My reviewrating: 5 of 5 stars
A non-fictional 'coming-of-age' story that puts Holden Caufield's self-absorbed whiney ass to shame. At age 16, Heck became commander of 6000 of the Third Reich's last defenders, many of them just boys of 13 and 14, of the Westwall along the Rhine. Heck provides insight into the importance of the Hitler Youth in establishing and defending the Nazi regime: "A Hitler Youth uniform was as dangerous as an SS, especially if one was a leader or officer." Heck relates rather poignantly a discussion he has in Februrary of 1945 which elicits a Luftwaffen major to exclaim "Christ, what have we done to our children?" And many in the post-war world looked upon the youth of Germany as misguided children (the minimal attention paid to Pope Benedict's past comes to mind), but Heck points out that "we misguided children had been far more ruthless than our elders." Read this if you want to understand the fanaticism of youth and why modern madrassas present such a threat to the stability of the Islamic world. And read this if you happen to know Germans who survived the war and wish to understand them better. In describing his increasingly militant attitude while Germany suffered annihilation in the last year of the war, Heck also incidentally provokes some soul-searching over the efficacy of the Anglo-American 'strategic' bombing campaign, and, by association, the effectiveness of any bombing campaign (American, Islamic, or otherwise) in destroying the will of youth schooled in violence and hate.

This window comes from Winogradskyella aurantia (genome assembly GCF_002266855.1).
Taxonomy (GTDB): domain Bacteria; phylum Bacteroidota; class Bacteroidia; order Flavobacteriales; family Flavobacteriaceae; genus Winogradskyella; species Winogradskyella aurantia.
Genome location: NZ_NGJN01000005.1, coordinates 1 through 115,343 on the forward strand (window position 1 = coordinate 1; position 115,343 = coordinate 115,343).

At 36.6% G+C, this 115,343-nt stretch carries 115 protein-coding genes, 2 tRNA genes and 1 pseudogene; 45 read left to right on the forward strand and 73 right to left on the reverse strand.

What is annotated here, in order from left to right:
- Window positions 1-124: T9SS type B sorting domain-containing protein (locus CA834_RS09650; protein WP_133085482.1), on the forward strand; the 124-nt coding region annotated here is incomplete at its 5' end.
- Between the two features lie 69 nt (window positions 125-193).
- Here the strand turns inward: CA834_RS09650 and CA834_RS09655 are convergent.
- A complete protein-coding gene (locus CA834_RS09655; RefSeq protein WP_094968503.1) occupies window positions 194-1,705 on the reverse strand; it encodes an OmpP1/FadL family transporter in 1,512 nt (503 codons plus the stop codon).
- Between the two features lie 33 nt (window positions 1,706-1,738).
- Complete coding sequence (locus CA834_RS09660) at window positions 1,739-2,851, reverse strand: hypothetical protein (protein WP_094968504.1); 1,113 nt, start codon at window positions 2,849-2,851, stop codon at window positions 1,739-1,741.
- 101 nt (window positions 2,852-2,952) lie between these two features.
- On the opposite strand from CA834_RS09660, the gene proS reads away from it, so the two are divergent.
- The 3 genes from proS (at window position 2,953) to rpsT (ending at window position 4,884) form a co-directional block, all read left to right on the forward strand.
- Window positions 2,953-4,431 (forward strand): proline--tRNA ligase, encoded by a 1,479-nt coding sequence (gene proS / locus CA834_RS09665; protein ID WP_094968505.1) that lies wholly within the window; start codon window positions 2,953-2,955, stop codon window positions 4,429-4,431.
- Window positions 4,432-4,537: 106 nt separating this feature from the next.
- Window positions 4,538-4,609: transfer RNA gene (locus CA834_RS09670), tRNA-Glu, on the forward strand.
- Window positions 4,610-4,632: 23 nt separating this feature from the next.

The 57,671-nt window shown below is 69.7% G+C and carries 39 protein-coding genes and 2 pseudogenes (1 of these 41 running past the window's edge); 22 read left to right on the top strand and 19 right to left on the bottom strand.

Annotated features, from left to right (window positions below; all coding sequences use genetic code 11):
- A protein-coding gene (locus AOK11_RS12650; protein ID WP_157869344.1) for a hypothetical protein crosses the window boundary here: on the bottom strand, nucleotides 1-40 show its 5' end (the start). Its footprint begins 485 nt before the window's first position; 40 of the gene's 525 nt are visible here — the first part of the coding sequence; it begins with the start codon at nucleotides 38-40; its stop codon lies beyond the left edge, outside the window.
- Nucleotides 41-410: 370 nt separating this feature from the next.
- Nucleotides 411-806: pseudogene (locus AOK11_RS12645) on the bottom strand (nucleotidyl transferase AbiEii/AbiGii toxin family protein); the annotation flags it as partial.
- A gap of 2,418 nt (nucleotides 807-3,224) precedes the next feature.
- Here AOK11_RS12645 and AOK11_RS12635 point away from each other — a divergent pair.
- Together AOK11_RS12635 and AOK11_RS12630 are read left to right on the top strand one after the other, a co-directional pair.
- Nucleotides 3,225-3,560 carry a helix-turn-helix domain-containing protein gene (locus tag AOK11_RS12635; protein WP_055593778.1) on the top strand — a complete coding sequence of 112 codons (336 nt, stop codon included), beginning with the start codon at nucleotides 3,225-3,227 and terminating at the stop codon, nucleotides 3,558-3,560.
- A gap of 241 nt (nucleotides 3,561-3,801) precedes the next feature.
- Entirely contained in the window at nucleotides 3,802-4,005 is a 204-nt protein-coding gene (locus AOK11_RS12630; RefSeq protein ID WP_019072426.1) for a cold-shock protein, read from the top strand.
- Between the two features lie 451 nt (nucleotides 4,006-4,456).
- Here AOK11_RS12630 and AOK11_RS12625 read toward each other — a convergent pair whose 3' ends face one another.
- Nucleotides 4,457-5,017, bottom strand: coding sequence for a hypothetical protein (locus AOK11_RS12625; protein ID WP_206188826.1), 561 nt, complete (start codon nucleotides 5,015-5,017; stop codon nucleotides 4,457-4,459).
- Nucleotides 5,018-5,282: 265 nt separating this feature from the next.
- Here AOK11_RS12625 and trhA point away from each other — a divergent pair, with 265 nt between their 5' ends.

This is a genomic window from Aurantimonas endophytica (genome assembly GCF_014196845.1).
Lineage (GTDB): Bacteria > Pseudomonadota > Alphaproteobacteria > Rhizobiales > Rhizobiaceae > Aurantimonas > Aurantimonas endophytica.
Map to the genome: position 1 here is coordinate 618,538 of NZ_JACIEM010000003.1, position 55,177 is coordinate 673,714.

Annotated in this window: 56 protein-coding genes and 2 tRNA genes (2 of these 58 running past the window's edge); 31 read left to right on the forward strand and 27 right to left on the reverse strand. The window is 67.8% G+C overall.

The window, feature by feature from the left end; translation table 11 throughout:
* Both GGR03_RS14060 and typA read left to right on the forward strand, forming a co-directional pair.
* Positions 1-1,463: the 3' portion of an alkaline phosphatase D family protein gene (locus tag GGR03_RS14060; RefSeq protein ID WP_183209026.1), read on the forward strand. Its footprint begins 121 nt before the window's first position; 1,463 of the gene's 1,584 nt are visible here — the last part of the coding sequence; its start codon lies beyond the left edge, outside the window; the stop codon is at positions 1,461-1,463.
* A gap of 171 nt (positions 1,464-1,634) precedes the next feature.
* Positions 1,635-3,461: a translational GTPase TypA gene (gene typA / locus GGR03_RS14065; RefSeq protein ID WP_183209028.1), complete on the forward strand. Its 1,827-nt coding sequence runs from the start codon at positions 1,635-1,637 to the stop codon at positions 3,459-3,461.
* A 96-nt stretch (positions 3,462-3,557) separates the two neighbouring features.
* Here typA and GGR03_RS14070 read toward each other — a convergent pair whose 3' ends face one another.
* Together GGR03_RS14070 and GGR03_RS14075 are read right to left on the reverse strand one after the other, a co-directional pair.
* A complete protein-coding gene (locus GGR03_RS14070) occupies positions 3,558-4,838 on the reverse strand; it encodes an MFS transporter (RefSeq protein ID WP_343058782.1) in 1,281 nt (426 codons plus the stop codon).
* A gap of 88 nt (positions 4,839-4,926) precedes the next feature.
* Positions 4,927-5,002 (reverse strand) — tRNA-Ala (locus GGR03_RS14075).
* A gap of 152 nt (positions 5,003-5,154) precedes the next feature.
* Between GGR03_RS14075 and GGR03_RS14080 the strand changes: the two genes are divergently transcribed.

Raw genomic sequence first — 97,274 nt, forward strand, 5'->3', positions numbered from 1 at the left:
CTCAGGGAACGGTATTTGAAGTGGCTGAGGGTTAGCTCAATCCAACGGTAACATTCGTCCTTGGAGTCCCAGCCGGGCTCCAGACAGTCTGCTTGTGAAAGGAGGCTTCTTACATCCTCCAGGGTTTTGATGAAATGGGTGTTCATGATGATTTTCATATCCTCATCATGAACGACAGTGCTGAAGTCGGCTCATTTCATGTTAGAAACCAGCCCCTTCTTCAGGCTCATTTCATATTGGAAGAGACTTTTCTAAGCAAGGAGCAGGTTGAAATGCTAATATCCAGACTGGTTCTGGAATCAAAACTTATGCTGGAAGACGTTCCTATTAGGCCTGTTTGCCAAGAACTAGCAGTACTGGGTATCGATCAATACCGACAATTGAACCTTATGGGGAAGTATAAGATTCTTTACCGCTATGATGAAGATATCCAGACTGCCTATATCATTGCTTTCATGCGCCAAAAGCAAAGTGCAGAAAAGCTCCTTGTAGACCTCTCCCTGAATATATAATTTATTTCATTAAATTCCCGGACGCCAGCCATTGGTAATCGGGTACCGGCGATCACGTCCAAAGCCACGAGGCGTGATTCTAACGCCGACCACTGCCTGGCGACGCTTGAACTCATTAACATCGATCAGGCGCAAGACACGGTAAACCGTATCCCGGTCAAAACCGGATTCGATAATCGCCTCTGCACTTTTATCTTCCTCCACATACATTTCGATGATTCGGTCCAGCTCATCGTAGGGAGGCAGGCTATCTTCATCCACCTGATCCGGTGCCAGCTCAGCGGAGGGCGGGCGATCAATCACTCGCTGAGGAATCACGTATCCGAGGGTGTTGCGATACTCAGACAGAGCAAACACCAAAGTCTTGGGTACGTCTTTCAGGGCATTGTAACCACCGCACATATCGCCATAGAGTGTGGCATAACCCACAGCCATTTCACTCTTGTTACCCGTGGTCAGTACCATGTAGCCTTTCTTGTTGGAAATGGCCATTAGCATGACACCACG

I give Heck some credit for at least trying to come to terms with his Nazi past and acknowledging the sins of the regime and of every German associated with it. There are pearls of wisdom here for anyone who mindlessly adopts mottos (pro patria!) or blindly accepts the policies of their leaders out of some twisted notion that it would be unpatriotic not to support the president (especially "'n a time of war'). "We, a civilized human people, had allowed ourselves to become indifferent to brutality committed by our own government on our own citizens. And yet, I never once during the Hitler years thought of myself as anything but a decent, honorable young German, blessed with a glorious future." A final word to all of those out there who, like myself, teach: While not attempting to exonerate himself, Heck does particularly damn the educators of Germany: "not only had they allowed themselves to be deceived, but they had delivered us, their children, into the cruel power of a new God."
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[Something to consider when assessing the impact of someone like the so-called reverend Wright my friend.]